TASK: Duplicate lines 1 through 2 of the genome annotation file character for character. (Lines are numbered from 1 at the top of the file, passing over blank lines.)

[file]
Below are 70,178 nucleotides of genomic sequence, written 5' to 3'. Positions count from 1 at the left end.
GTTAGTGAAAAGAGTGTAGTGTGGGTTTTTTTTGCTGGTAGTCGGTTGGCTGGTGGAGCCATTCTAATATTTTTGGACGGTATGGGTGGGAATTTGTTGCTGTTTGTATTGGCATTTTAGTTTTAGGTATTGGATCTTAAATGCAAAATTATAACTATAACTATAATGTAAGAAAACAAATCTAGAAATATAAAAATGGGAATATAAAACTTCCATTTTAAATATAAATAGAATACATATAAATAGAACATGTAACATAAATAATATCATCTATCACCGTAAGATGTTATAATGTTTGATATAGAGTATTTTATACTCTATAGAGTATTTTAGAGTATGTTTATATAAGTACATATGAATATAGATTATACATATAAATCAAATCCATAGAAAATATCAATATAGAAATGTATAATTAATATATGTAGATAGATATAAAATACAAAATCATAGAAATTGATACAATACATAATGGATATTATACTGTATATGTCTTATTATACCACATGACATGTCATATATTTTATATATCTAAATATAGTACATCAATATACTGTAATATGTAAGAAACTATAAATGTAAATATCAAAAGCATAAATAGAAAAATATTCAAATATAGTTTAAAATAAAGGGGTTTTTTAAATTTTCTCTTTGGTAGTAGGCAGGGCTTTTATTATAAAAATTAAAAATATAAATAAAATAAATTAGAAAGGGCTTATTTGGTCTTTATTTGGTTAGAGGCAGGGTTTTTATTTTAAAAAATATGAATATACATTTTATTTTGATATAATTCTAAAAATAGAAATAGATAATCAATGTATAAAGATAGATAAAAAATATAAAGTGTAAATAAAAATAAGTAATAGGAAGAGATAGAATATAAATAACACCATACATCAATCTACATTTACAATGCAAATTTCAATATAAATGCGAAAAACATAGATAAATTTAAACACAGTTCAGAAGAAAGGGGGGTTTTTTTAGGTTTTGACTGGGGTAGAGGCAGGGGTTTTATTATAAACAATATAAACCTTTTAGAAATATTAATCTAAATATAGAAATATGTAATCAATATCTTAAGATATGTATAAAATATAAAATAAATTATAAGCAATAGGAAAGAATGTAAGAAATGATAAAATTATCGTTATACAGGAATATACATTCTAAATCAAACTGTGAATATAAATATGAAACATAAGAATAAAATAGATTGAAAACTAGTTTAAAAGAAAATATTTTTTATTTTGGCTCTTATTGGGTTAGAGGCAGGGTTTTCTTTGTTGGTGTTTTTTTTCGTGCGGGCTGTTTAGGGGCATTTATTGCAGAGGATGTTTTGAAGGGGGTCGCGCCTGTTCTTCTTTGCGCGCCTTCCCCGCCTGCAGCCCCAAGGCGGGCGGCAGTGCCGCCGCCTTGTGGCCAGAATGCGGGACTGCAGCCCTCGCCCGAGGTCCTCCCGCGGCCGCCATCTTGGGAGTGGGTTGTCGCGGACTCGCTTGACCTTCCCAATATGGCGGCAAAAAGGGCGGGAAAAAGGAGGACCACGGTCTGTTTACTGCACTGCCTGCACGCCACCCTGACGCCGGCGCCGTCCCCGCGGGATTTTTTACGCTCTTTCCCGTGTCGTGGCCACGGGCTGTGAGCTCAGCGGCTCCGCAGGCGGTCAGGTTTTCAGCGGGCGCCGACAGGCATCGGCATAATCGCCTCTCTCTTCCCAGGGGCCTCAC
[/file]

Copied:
Below are 70,178 nucleotides of genomic sequence, written 5' to 3'. Positions count from 1 at the left end.
GTTAGTGAAAAGAGTGTAGTGTGGGTTTTTTTTGCTGGTAGTCGGTTGGCTGGTGGAGCCATTCTAATATTTTTGGACGGTATGGGTGGGAATTTGTTGCTGTTTGTATTGGCATTTTAGTTTTAGGTATTGGATCTTAAATGCAAAATTATAACTATAACTATAATGTAAGAAAACAAATCTAGAAATATAAAAATGGGAATATAAAACTTCCATTTTAAATATAAATAGAATACATATAAATAGAACATGTAACATAAATAATATCATCTATCACCGTAAGATGTTATAATGTTTGATATAGAGTATTTTATACTCTATAGAGTATTTTAGAGTATGTTTATATAAGTACATATGAATATAGATTATACATATAAATCAAATCCATAGAAAATATCAATATAGAAATGTATAATTAATATATGTAGATAGATATAAAATACAAAATCATAGAAATTGATACAATACATAATGGATATTATACTGTATATGTCTTATTATACCACATGACATGTCATATATTTTATATATCTAAATATAGTACATCAATATACTGTAATATGTAAGAAACTATAAATGTAAATATCAAAAGCATAAATAGAAAAATATTCAAATATAGTTTAAAATAAAGGGGTTTTTTAAATTTTCTCTTTGGTAGTAGGCAGGGCTTTTATTATAAAAATTAAAAATATAAATAAAATAAATTAGAAAGGGCTTATTTGGTCTTTATTTGGTTAGAGGCAGGGTTTTTATTTTAAAAAATATGAATATACATTTTATTTTGATATAATTCTAAAAATAGAAATAGATAATCAATGTATAAAGATAGATAAAAAATATAAAGTGTAAATAAAAATAAGTAATAGGAAGAGATAGAATATAAATAACACCATACATCAATCTACATTTACAATGCAAATTTCAATATAAATGCGAAAAACATAGATAAATTTAAACACAGTTCAGAAGAAAGGGGGGTTTTTTTAGGTTTTGACTGGGGTAGAGGCAGGGGTTTTATTATAAACAATATAAACCTTTTAGAAATATTAATCTAAATATAGAAATATGTAATCAATATCTTAAGATATGTATAAAATATAAAATAAATTATAAGCAATAGGAAAGAATGTAAGAAATGATAAAATTATCGTTATACAGGAATATACATTCTAAATCAAACTGTGAATATAAATATGAAACATAAGAATAAAATAGATTGAAAACTAGTTTAAAAGAAAATATTTTTTATTTTGGCTCTTATTGGGTTAGAGGCAGGGTTTTCTTTGTTGGTGTTTTTTTTCGTGCGGGCTGTTTAGGGGCATTTATTGCAGAGGATGTTTTGAAGGGGGTCGCGCCTGTTCTTCTTTGCGCGCCTTCCCCGCCTGCAGCCCCAAGGCGGGCGGCAGTGCCGCCGCCTTGTGGCCAGAATGCGGGACTGCAGCCCTCGCCCGAGGTCCTCCCGCGGCCGCCATCTTGGGAGTGGGTTGTCGCGGACTCGCTTGACCTTCCCAATATGGCGGCAAAAAGGGCGGGAAAAAGGAGGACCACGGTCTGTTTACTGCACTGCCTGCACGCCACCCTGACGCCGGCGCCGTCCCCGCGGGATTTTTTACGCTCTTTCCCGTGTCGTGGCCACGGGCTGTGAGCTCAGCGGCTCCGCAGGCGGTCAGGTTTTCAGCGGGCGCCGACAGGCATCGGCATAATCGCCTCTCTCTTCCCAGGGGCCTCAC